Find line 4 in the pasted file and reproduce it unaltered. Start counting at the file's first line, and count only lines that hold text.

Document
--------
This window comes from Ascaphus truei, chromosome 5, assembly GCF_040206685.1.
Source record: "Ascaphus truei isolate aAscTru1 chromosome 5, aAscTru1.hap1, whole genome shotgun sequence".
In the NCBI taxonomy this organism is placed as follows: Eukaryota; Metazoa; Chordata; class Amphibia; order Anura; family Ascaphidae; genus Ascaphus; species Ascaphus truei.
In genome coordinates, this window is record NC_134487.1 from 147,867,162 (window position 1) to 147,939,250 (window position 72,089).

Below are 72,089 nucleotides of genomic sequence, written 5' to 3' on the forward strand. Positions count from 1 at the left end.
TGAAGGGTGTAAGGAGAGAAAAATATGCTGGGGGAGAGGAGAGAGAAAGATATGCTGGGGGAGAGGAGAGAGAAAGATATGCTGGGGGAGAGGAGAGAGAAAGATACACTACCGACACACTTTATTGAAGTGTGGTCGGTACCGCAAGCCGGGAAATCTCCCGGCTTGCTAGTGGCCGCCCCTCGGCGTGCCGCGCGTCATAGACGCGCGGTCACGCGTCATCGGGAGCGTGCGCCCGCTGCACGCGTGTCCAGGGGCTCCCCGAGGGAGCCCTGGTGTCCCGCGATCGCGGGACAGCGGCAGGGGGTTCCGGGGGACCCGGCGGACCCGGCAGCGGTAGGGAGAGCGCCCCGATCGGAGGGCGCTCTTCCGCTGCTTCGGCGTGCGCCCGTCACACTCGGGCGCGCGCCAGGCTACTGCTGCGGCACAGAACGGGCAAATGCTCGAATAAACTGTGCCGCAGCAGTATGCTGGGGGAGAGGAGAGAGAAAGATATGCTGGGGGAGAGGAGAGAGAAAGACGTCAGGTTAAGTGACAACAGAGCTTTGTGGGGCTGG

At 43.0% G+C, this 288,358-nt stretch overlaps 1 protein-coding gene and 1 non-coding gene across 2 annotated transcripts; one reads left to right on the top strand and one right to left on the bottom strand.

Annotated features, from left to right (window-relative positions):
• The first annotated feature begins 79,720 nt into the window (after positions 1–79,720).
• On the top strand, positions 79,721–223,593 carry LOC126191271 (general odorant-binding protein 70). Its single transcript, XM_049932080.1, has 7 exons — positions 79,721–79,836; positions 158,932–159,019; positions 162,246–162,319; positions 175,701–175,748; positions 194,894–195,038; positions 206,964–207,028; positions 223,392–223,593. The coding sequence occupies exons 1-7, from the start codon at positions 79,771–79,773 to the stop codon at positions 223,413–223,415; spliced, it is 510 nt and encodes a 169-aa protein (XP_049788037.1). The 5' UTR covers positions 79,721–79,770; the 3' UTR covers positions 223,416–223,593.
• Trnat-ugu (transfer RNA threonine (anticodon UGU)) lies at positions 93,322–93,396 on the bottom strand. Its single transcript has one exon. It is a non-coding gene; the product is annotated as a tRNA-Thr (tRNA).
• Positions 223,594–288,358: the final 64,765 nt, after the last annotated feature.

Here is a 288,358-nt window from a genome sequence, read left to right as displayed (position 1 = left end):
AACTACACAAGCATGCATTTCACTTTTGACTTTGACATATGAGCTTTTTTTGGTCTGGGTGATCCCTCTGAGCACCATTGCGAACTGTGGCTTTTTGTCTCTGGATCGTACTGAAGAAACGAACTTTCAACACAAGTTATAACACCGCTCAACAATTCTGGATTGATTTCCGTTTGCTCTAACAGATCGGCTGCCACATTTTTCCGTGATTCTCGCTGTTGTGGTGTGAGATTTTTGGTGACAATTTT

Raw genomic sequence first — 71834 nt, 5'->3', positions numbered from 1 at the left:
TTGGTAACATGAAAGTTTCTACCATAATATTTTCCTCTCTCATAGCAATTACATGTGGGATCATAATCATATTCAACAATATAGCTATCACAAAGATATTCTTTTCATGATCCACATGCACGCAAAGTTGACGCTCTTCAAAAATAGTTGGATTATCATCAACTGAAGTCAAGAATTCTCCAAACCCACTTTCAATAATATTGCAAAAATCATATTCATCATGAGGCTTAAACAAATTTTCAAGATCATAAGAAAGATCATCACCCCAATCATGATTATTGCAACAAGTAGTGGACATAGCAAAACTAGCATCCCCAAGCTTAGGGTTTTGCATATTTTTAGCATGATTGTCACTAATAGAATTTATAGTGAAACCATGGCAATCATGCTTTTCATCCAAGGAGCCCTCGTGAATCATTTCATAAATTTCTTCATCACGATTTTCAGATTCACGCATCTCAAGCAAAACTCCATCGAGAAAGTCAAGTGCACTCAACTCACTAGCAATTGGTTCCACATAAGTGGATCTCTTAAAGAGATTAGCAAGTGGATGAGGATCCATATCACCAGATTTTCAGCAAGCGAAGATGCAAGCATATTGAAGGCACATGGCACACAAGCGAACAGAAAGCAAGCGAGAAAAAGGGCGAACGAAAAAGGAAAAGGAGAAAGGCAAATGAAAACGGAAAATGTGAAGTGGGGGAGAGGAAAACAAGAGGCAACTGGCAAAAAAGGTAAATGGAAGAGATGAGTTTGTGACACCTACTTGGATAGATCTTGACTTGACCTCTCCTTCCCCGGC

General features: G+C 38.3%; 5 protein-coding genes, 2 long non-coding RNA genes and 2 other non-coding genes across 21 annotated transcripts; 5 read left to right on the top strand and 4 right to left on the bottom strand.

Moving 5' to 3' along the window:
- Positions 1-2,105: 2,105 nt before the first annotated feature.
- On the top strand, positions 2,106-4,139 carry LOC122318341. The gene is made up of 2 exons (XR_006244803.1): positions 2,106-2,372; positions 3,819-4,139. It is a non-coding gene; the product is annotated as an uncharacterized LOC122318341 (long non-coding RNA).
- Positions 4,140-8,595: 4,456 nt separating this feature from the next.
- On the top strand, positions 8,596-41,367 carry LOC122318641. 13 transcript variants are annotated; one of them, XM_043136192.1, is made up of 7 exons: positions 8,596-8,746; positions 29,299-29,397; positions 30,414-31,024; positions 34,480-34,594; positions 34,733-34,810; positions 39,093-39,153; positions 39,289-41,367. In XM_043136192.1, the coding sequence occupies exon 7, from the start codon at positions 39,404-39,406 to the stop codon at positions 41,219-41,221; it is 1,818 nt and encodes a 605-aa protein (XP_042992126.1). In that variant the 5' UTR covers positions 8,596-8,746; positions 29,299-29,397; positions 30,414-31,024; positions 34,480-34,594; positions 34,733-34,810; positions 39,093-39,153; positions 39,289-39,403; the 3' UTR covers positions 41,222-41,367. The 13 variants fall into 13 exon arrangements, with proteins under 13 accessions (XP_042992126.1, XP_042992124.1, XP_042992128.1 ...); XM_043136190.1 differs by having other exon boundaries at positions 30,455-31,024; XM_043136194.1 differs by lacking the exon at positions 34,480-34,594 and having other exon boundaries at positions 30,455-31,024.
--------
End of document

In genome coordinates, this window is record NC_134487.1 from 147,867,162 (window position 1) to 147,939,250 (window position 72,089).